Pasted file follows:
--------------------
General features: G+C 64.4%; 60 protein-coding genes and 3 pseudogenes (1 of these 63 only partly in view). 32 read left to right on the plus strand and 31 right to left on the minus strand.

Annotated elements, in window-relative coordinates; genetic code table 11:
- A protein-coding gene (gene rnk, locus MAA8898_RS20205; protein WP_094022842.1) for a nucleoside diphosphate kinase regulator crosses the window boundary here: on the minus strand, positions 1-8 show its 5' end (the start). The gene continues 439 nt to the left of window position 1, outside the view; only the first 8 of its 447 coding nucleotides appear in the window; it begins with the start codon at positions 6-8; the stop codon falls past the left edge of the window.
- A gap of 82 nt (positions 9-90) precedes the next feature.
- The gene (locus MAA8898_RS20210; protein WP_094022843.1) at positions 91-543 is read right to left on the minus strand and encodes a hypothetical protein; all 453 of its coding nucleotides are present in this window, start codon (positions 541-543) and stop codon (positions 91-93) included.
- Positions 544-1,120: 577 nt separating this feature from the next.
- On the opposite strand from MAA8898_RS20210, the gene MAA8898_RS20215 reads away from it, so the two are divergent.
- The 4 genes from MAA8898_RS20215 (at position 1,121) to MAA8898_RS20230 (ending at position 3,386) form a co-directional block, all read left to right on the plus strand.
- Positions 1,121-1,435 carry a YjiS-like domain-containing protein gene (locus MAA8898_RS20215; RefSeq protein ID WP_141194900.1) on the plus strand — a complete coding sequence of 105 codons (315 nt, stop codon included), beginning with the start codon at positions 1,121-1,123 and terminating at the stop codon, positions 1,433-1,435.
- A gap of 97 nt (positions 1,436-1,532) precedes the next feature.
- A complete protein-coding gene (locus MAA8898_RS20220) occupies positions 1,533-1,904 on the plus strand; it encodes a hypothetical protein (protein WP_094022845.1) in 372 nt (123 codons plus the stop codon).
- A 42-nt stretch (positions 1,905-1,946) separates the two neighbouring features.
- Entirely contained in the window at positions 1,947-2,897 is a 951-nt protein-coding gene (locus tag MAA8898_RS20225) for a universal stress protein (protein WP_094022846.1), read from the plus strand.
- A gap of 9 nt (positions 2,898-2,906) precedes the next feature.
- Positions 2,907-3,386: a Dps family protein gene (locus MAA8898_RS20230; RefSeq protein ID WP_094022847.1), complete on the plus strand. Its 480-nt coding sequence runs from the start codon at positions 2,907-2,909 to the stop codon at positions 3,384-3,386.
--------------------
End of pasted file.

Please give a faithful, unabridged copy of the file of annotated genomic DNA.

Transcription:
General features: G+C 64.4%; 60 protein-coding genes and 3 pseudogenes (1 of these 63 only partly in view). 32 read left to right on the plus strand and 31 right to left on the minus strand.

Annotated elements, in window-relative coordinates; genetic code table 11:
- A protein-coding gene (gene rnk, locus MAA8898_RS20205; protein WP_094022842.1) for a nucleoside diphosphate kinase regulator crosses the window boundary here: on the minus strand, positions 1-8 show its 5' end (the start). The gene continues 439 nt to the left of window position 1, outside the view; only the first 8 of its 447 coding nucleotides appear in the window; it begins with the start codon at positions 6-8; the stop codon falls past the left edge of the window.
- A gap of 82 nt (positions 9-90) precedes the next feature.
- The gene (locus MAA8898_RS20210; protein WP_094022843.1) at positions 91-543 is read right to left on the minus strand and encodes a hypothetical protein; all 453 of its coding nucleotides are present in this window, start codon (positions 541-543) and stop codon (positions 91-93) included.
- Positions 544-1,120: 577 nt separating this feature from the next.
- On the opposite strand from MAA8898_RS20210, the gene MAA8898_RS20215 reads away from it, so the two are divergent.
- The 4 genes from MAA8898_RS20215 (at position 1,121) to MAA8898_RS20230 (ending at position 3,386) form a co-directional block, all read left to right on the plus strand.
- Positions 1,121-1,435 carry a YjiS-like domain-containing protein gene (locus MAA8898_RS20215; RefSeq protein ID WP_141194900.1) on the plus strand — a complete coding sequence of 105 codons (315 nt, stop codon included), beginning with the start codon at positions 1,121-1,123 and terminating at the stop codon, positions 1,433-1,435.
- A gap of 97 nt (positions 1,436-1,532) precedes the next feature.
- A complete protein-coding gene (locus MAA8898_RS20220) occupies positions 1,533-1,904 on the plus strand; it encodes a hypothetical protein (protein WP_094022845.1) in 372 nt (123 codons plus the stop codon).
- A 42-nt stretch (positions 1,905-1,946) separates the two neighbouring features.
- Entirely contained in the window at positions 1,947-2,897 is a 951-nt protein-coding gene (locus tag MAA8898_RS20225) for a universal stress protein (protein WP_094022846.1), read from the plus strand.
- A gap of 9 nt (positions 2,898-2,906) precedes the next feature.
- Positions 2,907-3,386: a Dps family protein gene (locus MAA8898_RS20230; RefSeq protein ID WP_094022847.1), complete on the plus strand. Its 480-nt coding sequence runs from the start codon at positions 2,907-2,909 to the stop codon at positions 3,384-3,386.